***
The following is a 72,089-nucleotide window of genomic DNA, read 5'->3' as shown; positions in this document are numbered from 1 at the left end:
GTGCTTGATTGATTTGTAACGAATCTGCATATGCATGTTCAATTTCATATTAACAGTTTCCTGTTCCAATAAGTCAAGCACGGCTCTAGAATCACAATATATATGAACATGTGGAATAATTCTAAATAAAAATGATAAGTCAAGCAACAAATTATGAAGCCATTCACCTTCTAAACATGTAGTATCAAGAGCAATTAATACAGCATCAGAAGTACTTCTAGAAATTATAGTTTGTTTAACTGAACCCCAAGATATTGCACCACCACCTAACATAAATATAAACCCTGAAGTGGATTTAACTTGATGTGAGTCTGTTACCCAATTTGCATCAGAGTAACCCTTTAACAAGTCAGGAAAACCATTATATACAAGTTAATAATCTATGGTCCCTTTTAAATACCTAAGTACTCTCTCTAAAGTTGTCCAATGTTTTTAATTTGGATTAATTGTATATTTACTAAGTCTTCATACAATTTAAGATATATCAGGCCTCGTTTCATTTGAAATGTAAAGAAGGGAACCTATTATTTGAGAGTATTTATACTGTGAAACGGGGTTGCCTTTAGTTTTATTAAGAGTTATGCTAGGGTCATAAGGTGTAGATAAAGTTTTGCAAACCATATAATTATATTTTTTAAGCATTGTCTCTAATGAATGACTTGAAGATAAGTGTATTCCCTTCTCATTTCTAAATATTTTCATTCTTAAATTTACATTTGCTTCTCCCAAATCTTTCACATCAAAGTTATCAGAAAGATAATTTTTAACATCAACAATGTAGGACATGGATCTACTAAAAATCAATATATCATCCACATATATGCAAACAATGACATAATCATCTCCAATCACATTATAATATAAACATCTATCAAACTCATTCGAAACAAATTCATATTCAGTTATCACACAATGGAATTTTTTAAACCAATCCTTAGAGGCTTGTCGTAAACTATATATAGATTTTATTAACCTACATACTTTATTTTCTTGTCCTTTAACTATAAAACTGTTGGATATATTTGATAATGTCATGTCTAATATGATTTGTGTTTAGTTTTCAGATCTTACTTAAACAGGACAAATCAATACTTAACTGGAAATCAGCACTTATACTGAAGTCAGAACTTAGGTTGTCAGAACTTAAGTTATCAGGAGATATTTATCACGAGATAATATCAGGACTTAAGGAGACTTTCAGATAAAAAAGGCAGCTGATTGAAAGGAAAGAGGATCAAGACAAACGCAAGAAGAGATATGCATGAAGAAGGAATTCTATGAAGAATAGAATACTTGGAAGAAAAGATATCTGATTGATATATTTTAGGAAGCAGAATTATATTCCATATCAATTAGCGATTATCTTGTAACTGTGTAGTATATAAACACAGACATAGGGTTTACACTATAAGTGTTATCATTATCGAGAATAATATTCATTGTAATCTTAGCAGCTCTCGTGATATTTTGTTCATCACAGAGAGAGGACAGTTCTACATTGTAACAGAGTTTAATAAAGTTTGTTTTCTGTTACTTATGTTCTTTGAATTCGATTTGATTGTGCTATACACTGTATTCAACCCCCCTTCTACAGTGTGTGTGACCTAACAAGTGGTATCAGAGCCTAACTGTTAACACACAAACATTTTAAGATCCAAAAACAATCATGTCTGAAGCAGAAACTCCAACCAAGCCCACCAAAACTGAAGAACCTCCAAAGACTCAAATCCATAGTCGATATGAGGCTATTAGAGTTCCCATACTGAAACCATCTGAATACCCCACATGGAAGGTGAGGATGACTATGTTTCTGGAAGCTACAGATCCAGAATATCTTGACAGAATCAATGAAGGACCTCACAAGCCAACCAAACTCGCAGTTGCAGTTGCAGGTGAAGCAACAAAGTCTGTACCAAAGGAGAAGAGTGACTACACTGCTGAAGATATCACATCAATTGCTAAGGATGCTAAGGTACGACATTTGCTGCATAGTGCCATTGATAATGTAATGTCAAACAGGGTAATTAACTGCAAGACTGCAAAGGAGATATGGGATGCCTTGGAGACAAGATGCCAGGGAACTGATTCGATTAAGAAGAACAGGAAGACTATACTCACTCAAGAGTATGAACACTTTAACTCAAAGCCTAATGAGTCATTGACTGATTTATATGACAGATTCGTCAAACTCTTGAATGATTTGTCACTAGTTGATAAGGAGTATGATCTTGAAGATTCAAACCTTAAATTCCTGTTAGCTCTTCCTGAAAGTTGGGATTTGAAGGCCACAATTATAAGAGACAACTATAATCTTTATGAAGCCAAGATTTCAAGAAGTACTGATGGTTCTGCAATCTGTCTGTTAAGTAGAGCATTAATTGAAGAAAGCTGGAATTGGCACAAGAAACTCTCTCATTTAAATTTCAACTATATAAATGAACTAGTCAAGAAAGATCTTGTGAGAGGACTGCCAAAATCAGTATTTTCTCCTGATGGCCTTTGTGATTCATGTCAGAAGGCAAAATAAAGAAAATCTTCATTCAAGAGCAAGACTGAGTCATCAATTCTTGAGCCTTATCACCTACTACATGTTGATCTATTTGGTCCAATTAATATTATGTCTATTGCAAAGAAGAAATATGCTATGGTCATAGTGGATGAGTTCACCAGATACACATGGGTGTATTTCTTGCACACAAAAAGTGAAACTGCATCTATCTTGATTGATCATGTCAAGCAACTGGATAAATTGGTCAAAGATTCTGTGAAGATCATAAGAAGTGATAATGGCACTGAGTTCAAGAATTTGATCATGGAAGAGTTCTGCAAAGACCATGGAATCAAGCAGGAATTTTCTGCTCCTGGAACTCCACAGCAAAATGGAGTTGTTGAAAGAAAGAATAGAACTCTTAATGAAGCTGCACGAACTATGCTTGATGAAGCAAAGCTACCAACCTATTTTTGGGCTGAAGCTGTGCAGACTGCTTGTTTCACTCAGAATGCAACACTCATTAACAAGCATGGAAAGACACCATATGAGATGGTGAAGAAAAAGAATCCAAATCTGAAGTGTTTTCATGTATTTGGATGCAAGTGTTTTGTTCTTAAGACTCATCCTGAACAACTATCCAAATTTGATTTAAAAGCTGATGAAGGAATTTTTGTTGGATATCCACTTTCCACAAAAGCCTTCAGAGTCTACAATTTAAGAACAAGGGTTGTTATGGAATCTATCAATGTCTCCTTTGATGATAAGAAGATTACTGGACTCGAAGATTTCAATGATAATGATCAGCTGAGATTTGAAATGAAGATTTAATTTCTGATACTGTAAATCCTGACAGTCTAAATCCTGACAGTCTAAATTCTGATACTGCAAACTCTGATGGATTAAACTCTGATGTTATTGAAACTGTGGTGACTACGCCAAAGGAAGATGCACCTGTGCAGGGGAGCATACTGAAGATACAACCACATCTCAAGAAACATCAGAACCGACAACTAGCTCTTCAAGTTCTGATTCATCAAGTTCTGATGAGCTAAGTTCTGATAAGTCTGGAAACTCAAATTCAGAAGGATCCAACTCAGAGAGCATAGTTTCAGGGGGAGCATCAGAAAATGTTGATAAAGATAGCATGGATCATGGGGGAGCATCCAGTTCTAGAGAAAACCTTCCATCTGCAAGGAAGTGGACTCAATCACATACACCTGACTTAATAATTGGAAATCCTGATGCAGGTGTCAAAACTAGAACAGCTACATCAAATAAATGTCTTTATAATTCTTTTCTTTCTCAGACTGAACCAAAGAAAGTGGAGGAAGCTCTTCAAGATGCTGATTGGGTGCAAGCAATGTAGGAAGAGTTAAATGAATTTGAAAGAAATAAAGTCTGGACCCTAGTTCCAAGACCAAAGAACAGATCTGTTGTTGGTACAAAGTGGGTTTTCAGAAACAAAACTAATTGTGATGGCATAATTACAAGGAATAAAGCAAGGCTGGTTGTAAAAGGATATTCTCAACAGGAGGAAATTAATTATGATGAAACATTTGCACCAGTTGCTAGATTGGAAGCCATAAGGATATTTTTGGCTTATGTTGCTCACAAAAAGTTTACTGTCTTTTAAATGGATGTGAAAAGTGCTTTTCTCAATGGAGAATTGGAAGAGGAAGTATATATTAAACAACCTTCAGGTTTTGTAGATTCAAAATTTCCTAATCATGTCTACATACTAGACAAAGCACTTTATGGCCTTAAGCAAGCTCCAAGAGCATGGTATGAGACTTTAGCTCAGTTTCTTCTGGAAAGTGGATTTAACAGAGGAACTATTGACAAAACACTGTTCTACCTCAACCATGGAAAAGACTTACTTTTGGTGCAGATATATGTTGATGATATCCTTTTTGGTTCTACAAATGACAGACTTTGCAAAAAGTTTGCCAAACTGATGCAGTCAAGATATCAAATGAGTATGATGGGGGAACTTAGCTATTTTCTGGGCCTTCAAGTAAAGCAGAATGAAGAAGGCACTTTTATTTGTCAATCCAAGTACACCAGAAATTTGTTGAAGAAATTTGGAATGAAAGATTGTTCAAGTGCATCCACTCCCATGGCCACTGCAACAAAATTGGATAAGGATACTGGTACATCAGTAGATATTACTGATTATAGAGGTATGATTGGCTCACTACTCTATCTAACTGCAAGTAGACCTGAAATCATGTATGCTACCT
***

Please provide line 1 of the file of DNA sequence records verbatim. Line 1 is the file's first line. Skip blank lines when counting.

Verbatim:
The following is a 72,089-nucleotide window of genomic DNA, read 5'->3' as shown; positions in this document are numbered from 1 at the left end: